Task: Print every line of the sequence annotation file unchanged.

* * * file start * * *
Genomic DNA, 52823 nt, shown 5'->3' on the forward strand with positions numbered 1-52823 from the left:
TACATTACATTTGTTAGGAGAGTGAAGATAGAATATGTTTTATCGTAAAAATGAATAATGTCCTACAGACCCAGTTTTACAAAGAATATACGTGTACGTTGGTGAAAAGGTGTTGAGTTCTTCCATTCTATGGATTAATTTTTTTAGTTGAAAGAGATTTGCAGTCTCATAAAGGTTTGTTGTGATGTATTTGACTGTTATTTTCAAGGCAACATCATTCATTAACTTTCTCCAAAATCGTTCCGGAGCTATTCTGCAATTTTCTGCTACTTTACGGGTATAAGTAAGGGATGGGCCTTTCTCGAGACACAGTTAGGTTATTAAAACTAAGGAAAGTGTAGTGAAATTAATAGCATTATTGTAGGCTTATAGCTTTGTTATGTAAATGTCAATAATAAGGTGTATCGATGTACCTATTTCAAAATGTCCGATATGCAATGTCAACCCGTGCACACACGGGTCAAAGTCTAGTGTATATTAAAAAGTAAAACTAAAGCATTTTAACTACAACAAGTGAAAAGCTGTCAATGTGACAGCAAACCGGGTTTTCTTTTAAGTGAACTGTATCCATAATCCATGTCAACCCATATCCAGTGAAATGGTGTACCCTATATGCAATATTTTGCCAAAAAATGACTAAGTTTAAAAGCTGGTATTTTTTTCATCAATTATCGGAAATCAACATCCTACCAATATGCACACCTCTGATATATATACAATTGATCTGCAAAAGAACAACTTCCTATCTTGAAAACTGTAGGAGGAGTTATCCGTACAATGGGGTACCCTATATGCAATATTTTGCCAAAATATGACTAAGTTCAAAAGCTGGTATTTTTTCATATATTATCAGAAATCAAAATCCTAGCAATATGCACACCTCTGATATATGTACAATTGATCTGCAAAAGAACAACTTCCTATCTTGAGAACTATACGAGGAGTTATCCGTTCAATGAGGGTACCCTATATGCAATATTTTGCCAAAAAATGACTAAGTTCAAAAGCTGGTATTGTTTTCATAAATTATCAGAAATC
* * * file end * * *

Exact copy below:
Genomic DNA, 52823 nt, shown 5'->3' on the forward strand with positions numbered 1-52823 from the left:
TACATTACATTTGTTAGGAGAGTGAAGATAGAATATGTTTTATCGTAAAAATGAATAATGTCCTACAGACCCAGTTTTACAAAGAATATACGTGTACGTTGGTGAAAAGGTGTTGAGTTCTTCCATTCTATGGATTAATTTTTTTAGTTGAAAGAGATTTGCAGTCTCATAAAGGTTTGTTGTGATGTATTTGACTGTTATTTTCAAGGCAACATCATTCATTAACTTTCTCCAAAATCGTTCCGGAGCTATTCTGCAATTTTCTGCTACTTTACGGGTATAAGTAAGGGATGGGCCTTTCTCGAGACACAGTTAGGTTATTAAAACTAAGGAAAGTGTAGTGAAATTAATAGCATTATTGTAGGCTTATAGCTTTGTTATGTAAATGTCAATAATAAGGTGTATCGATGTACCTATTTCAAAATGTCCGATATGCAATGTCAACCCGTGCACACACGGGTCAAAGTCTAGTGTATATTAAAAAGTAAAACTAAAGCATTTTAACTACAACAAGTGAAAAGCTGTCAATGTGACAGCAAACCGGGTTTTCTTTTAAGTGAACTGTATCCATAATCCATGTCAACCCATATCCAGTGAAATGGTGTACCCTATATGCAATATTTTGCCAAAAAATGACTAAGTTTAAAAGCTGGTATTTTTTTCATCAATTATCGGAAATCAACATCCTACCAATATGCACACCTCTGATATATATACAATTGATCTGCAAAAGAACAACTTCCTATCTTGAAAACTGTAGGAGGAGTTATCCGTACAATGGGGTACCCTATATGCAATATTTTGCCAAAATATGACTAAGTTCAAAAGCTGGTATTTTTTCATATATTATCAGAAATCAAAATCCTAGCAATATGCACACCTCTGATATATGTACAATTGATCTGCAAAAGAACAACTTCCTATCTTGAGAACTATACGAGGAGTTATCCGTTCAATGAGGGTACCCTATATGCAATATTTTGCCAAAAAATGACTAAGTTCAAAAGCTGGTATTGTTTTCATAAATTATCAGAAATC